Deacons are ordained to help the bishop and his priests in the ministry of the word, of the altar, and of charity in a spirit of humble service. As a minister of the altar, the deacon proclaims the Gospel, prepares the sacrifice and distributes the Body and Blood of Christ in Communion to the faithful.
Following the directions of the bishops, the deacon will instruct people in holy doctrine, preside over public prayer, administer Baptism, assist and bless Marriages, bring Viaticum to the dying and conduct funeral rites.
Deacons perform works of charity in the bishop or pastor’s name, just as Jesus came, not to be served, but to serve. His life is to be “a grain of wheat” that involves a continual dying to oneself to the produce the abundance of fruit that come comes from God’s power and grace, the bishop said.
Addressing Olvin and Jonathon, he reminded them, “Christ himself is the source of the diaconate … the model for all deacons. Christ was poor, celibate and obedient; he came to serve, no be served. He reveals the love and mercy of the Father; may your ministry do the same.”
Following the ancient ritual of the laying on the Bishop’s hands and the Prayer of Ordination, Deacons Jonathon and Olvin were vested in the stole (worn over the left shoulder) and the dalmatic. Deacon Doug Warner vested Jonathon and Father Jorge Mejia vested Olvin. The new deacons then knelt before Bishop Johnston who placed the Book of the Gospels in their hands. Lastly the bishop and all deacons present gave the newly ordained a fraternal kiss. Deacons Olvin and Jonathon then assisted at the Mass.
A reception at the Catholic Center honored the new deacons.
Several days later, Deacon Olvin said, “After years of study, I am so happy to receive this great gift from God. My mom came to my ordination, which made my happiness even bigger! The first three days I would forget I am now a deacon. It took some sacrifices and many nights of study to get here. The final step is priesthood, but for now, I want to enjoy my diaconate and use it as much as I can for the glory of God. Personally I want to baptize many babies and visit the sick in hospitals and nursing homes.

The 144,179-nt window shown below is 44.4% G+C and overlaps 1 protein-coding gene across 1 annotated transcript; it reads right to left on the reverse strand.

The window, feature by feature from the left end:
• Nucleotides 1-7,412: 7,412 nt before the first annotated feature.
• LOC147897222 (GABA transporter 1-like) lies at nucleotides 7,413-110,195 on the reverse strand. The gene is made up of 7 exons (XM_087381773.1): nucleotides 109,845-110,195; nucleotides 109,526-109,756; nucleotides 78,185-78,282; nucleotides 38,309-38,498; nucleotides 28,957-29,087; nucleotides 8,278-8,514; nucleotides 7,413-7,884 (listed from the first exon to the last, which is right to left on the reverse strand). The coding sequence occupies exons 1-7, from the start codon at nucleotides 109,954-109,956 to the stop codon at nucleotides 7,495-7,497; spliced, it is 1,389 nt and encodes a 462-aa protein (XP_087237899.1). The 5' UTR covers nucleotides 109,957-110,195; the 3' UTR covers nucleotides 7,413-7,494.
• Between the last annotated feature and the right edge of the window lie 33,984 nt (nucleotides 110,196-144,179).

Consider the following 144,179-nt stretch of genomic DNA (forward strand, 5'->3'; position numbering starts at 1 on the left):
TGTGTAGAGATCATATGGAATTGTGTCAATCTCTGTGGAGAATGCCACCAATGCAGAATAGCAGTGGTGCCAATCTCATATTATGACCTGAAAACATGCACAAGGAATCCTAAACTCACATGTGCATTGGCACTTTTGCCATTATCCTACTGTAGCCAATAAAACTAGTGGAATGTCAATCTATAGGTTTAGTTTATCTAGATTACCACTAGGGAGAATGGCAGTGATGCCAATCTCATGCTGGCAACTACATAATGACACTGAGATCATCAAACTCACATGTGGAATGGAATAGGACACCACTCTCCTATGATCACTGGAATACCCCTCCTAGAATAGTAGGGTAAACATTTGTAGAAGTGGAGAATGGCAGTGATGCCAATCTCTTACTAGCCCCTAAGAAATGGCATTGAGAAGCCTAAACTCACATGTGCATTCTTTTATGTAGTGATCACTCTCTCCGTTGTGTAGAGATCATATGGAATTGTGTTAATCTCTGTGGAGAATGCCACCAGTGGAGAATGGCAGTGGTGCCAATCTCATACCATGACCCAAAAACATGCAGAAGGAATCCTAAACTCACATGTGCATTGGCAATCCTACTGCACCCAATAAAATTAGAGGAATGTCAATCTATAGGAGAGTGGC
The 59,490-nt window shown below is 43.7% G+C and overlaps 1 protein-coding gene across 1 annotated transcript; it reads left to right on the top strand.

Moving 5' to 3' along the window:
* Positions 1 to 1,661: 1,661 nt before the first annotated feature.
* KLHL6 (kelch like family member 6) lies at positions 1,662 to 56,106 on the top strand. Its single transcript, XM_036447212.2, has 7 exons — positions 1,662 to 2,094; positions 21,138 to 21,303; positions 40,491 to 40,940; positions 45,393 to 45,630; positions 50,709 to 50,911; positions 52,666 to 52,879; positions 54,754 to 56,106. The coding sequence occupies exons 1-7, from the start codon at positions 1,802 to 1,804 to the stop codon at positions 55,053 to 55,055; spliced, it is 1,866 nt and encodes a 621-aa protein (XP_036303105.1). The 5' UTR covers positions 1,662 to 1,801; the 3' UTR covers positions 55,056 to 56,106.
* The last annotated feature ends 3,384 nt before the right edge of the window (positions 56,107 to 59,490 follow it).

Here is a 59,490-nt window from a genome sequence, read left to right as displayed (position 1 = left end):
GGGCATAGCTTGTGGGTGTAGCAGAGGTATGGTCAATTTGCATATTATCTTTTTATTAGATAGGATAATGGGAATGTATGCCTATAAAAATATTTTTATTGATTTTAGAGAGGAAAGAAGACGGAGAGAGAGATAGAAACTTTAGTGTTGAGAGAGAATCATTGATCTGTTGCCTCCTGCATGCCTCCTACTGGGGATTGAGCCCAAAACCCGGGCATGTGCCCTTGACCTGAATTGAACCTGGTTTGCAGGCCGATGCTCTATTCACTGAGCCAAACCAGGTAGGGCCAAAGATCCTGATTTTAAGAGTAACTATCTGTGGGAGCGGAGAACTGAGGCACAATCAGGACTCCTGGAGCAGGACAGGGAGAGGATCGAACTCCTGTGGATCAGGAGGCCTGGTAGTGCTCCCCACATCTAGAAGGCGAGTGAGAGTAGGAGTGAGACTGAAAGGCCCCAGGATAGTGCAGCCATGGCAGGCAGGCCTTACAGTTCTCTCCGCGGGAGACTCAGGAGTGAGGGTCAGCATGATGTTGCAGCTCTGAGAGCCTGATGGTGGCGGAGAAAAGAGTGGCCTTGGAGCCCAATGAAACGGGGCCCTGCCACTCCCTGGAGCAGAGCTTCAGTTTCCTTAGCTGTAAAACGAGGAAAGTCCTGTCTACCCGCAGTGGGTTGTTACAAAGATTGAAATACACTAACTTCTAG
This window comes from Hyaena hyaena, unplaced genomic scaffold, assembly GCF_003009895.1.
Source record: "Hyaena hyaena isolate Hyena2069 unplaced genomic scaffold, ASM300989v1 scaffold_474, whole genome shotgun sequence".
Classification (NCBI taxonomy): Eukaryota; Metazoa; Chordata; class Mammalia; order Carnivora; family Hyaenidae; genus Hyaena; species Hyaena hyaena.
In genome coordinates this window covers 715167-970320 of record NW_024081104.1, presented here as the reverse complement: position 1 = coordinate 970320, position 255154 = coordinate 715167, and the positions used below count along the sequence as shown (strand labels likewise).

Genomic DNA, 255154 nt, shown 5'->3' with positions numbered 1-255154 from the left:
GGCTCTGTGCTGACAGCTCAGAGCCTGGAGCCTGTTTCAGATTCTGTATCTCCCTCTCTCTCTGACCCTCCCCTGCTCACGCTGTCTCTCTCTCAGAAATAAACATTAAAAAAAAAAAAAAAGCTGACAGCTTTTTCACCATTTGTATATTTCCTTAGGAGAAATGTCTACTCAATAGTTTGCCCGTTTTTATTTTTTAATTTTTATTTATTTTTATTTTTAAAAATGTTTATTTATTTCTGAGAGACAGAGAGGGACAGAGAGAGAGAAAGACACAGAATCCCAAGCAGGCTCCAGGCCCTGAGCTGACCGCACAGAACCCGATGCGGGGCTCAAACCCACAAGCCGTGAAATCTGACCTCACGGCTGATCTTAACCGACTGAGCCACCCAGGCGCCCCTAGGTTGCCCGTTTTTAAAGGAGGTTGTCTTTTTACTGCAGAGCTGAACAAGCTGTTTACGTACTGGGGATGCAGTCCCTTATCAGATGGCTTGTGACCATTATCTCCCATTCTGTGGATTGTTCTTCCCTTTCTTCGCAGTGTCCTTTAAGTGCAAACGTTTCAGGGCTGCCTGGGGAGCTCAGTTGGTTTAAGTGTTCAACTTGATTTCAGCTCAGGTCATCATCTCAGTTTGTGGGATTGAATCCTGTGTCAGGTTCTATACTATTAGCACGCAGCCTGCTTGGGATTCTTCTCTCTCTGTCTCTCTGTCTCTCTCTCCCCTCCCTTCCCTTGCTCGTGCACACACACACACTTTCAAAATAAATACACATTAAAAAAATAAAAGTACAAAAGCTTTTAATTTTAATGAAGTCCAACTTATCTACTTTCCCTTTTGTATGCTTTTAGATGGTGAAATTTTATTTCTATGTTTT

Deacon Olvin is assigned to assist the pastor at St. Therese North parish, as his studies allow.
Deacon Jonathon looks forward to growing into a fuller realization of what it means to be to be a pastor of souls; serving the people of this diocese this summer. In the coming year, he hopes to improve his Spanish-speaking skills. “I wish this could come as quickly as the gift of tongues came to the Apostles on Pentecost.” He has been assigned to assist the pastor at Holy Cross and Our Lady of Peace parishes as his studies allow.
It took perseverance and prayer to reach this point, he added, and the support and love of his parents, John and Brenda. “We need two things in every step of our lives —we need to stay close to Mary and Our Lord, Jesus in the Blessed Sacrament in order to follow God’s will for us and to be open to the promptings of the Holy Spirit. “
Deacon Jonathon plans to keep playing the French horn and being involved in liturgical music in some way. He enjoys composing and helping conduct the choir at Holy Apostles. “Sacred music is a gift from God;” cultivating it brings souls closer to heaven, he said.
And meteorology? Deacon Jonathon has been trained as a certified storm spotter for the National Weather Service and has its number on speed dial on his phone so he can quickly report if he sees something. But, “I think God is calling me to be a spiritual storm chaser instead of getting in a truck to chase down a tornado!”